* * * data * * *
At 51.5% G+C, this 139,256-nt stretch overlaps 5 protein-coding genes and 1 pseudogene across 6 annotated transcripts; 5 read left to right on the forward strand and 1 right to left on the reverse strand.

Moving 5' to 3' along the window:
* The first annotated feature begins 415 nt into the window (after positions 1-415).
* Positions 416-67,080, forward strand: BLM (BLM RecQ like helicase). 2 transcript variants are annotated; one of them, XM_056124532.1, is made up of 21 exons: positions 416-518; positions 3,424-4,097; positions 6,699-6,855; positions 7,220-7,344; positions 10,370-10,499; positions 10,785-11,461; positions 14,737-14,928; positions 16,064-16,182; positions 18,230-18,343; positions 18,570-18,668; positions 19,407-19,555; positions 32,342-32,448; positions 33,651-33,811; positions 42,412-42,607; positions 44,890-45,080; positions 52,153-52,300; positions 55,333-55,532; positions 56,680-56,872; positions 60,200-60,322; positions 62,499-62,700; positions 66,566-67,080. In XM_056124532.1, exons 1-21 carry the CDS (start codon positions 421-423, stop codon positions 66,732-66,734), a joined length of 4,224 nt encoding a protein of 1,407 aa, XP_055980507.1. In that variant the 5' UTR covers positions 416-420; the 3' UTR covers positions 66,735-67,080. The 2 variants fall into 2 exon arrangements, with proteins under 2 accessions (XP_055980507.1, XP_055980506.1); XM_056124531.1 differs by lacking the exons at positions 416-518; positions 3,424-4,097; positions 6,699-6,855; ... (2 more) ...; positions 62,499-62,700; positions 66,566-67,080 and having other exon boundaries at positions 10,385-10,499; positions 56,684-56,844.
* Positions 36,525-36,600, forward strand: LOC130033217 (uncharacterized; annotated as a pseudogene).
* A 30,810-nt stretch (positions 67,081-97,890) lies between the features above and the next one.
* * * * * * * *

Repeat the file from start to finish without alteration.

At 51.5% G+C, this 139,256-nt stretch overlaps 5 protein-coding genes and 1 pseudogene across 6 annotated transcripts; 5 read left to right on the forward strand and 1 right to left on the reverse strand.

Moving 5' to 3' along the window:
* The first annotated feature begins 415 nt into the window (after positions 1-415).
* Positions 416-67,080, forward strand: BLM (BLM RecQ like helicase). 2 transcript variants are annotated; one of them, XM_056124532.1, is made up of 21 exons: positions 416-518; positions 3,424-4,097; positions 6,699-6,855; positions 7,220-7,344; positions 10,370-10,499; positions 10,785-11,461; positions 14,737-14,928; positions 16,064-16,182; positions 18,230-18,343; positions 18,570-18,668; positions 19,407-19,555; positions 32,342-32,448; positions 33,651-33,811; positions 42,412-42,607; positions 44,890-45,080; positions 52,153-52,300; positions 55,333-55,532; positions 56,680-56,872; positions 60,200-60,322; positions 62,499-62,700; positions 66,566-67,080. In XM_056124532.1, exons 1-21 carry the CDS (start codon positions 421-423, stop codon positions 66,732-66,734), a joined length of 4,224 nt encoding a protein of 1,407 aa, XP_055980507.1. In that variant the 5' UTR covers positions 416-420; the 3' UTR covers positions 66,735-67,080. The 2 variants fall into 2 exon arrangements, with proteins under 2 accessions (XP_055980507.1, XP_055980506.1); XM_056124531.1 differs by lacking the exons at positions 416-518; positions 3,424-4,097; positions 6,699-6,855; ... (2 more) ...; positions 62,499-62,700; positions 66,566-67,080 and having other exon boundaries at positions 10,385-10,499; positions 56,684-56,844.
* Positions 36,525-36,600, forward strand: LOC130033217 (uncharacterized; annotated as a pseudogene).
* A 30,810-nt stretch (positions 67,081-97,890) lies between the features above and the next one.